WHY IS IT IMPORTANT TO YOU TO PARTICIPATE IN STUDENT-FACING EVENTS LIKE OUR RECENT SONGWRITERS WORKSHOP AT SAE INSTITUTE NASHVILLE?
When I moved to Nashville 45 years ago, I was eager to learn, but there were no schools such as SAE around at that time, so it was a much slower process. Sharing insights into the music industry and providing useful information to people so they can make intelligent decisions is essential to the future of our industry. I was treated well by those I worked for, but there are no guarantees, so you have to arm yourself with as much useful information as you can. As far as I am concerned, there are no dumb questions, and events like the Songwriters Workshop provide an excellent opportunity to meet the next generation face-to-face in an open honest environment. I am always happy to interact with the next generation, which helps make sure That I don’t lose my perspective.
WHAT ADVICE WOULD YOU GIVE TO OTHER MUSICIANS AND SONGWRITERS WHO ARE LOOKING TO FOLLOW A SIMILAR CAREER PATH AS YOURS?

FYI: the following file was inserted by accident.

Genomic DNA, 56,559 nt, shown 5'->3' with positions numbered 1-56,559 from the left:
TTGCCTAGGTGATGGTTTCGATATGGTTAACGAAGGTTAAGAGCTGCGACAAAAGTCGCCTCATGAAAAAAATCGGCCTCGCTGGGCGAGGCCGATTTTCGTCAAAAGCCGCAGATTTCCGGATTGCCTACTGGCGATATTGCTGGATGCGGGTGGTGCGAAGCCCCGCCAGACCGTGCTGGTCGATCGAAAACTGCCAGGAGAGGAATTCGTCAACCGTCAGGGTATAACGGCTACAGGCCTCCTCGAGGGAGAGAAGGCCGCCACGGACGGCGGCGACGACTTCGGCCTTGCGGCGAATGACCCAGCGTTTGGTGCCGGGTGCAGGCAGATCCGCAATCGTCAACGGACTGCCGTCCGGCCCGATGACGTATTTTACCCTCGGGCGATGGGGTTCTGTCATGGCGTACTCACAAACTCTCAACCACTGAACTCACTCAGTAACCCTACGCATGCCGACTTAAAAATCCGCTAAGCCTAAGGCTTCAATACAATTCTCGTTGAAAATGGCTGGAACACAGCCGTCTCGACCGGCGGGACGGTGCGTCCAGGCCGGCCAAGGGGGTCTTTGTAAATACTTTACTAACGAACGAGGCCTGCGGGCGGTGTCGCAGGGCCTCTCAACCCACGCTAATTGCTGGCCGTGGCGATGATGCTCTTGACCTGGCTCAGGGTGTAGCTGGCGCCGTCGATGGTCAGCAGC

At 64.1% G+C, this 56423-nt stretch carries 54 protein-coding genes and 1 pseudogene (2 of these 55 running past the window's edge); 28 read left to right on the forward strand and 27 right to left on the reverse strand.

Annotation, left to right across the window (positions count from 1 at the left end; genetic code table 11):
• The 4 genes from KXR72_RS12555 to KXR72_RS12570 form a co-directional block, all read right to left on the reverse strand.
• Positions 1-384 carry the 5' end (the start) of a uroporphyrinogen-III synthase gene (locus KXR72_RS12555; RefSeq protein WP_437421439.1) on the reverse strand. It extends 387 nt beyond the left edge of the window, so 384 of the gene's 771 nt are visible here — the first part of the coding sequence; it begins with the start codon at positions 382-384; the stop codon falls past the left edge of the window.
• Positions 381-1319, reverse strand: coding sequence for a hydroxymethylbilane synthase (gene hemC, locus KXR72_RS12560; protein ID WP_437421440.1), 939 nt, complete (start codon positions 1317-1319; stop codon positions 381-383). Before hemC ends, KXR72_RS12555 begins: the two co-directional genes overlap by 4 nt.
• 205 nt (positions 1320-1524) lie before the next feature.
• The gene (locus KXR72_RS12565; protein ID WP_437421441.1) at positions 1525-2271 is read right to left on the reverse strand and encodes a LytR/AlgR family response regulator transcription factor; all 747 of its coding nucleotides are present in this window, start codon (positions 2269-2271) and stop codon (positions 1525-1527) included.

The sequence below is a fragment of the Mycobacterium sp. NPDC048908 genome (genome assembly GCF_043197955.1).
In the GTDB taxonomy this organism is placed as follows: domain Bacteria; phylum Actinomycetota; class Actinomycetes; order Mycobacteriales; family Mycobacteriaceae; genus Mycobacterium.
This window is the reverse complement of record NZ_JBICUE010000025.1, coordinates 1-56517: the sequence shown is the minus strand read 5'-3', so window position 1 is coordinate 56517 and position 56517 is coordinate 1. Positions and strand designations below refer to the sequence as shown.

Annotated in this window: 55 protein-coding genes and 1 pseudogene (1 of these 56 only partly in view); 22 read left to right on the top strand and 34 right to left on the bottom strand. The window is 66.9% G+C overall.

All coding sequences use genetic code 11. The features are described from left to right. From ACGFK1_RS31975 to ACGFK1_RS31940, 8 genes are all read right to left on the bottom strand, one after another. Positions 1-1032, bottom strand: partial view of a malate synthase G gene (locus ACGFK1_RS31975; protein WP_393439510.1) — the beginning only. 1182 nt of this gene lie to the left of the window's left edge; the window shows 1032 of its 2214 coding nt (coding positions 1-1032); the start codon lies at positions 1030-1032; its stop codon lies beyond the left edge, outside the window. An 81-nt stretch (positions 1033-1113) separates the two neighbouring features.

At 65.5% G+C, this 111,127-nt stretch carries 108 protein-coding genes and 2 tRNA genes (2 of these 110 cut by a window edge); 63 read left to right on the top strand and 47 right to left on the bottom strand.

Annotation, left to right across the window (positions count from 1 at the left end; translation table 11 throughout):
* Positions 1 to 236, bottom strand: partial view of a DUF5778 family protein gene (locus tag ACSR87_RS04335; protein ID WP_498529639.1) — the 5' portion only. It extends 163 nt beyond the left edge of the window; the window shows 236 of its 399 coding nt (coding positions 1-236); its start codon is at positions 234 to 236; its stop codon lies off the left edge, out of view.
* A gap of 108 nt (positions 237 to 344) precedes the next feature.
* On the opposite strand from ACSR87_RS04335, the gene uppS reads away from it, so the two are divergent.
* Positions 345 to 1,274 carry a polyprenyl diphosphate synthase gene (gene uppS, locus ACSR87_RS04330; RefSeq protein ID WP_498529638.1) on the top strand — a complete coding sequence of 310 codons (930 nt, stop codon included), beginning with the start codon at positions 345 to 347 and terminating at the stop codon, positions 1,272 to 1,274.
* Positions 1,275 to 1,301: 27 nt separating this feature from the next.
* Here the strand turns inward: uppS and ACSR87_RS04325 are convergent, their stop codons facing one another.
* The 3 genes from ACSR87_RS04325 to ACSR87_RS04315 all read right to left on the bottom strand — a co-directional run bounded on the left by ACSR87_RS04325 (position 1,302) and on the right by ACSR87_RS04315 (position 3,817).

Everyone is unique but there are things to be aware of as you create your life’s journey. Some of the best decisions I have made in my life were totally based on trusting myself and my intuition, and made little practical sense at the time. In the end, they were the right decisions, and it all worked out beyond my wildest dreams. I could have played it safe, but it all made sense in the end. It is important to trust yourself and believe in what is possible. Don’t be afraid to step away from the crowd and find what makes you unique. Keep a good attitude, be nice, and work hard. You’ll be amazed at what you can accomplish. One last thought – Nashville became Music City because of the mutual respect between employers and creatives, and that is why we are thriving in these complicated. The music business doesn’t have to be win-lose, it can be a win-win when we treat each other right. That’s how we got here, and that’s how we can keep it going into the future.
To learn more about Dave and keep up with his various projects, visit his website at www.davepomeroy.com. For more information about the Nashville campus, or our Audio and Entertainment Business programs, visit us online at nashville.sae.edu. To stay tuned for more upcoming events and campus happenings, connect with us on Facebook and Instagram.